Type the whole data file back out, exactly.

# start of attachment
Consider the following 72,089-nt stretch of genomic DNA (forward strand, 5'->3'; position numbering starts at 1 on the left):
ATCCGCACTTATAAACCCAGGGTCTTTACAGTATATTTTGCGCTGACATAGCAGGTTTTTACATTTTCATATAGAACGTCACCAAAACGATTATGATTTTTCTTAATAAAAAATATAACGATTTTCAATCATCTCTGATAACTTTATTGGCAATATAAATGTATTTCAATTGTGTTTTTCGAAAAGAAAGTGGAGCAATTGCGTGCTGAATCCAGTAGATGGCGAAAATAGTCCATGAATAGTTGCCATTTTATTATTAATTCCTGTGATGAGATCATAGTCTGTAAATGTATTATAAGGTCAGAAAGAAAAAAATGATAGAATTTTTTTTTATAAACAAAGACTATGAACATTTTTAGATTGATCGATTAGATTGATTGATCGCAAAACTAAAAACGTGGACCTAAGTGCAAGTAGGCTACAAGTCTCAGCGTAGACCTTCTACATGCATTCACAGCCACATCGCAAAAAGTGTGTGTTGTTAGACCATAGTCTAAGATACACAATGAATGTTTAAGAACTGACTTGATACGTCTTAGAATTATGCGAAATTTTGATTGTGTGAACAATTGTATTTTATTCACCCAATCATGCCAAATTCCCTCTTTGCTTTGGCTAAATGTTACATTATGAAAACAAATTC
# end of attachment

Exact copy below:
Consider the following 72,089-nt stretch of genomic DNA (forward strand, 5'->3'; position numbering starts at 1 on the left):
ATCCGCACTTATAAACCCAGGGTCTTTACAGTATATTTTGCGCTGACATAGCAGGTTTTTACATTTTCATATAGAACGTCACCAAAACGATTATGATTTTTCTTAATAAAAAATATAACGATTTTCAATCATCTCTGATAACTTTATTGGCAATATAAATGTATTTCAATTGTGTTTTTCGAAAAGAAAGTGGAGCAATTGCGTGCTGAATCCAGTAGATGGCGAAAATAGTCCATGAATAGTTGCCATTTTATTATTAATTCCTGTGATGAGATCATAGTCTGTAAATGTATTATAAGGTCAGAAAGAAAAAAATGATAGAATTTTTTTTTATAAACAAAGACTATGAACATTTTTAGATTGATCGATTAGATTGATTGATCGCAAAACTAAAAACGTGGACCTAAGTGCAAGTAGGCTACAAGTCTCAGCGTAGACCTTCTACATGCATTCACAGCCACATCGCAAAAAGTGTGTGTTGTTAGACCATAGTCTAAGATACACAATGAATGTTTAAGAACTGACTTGATACGTCTTAGAATTATGCGAAATTTTGATTGTGTGAACAATTGTATTTTATTCACCCAATCATGCCAAATTCCCTCTTTGCTTTGGCTAAATGTTACATTATGAAAACAAATTC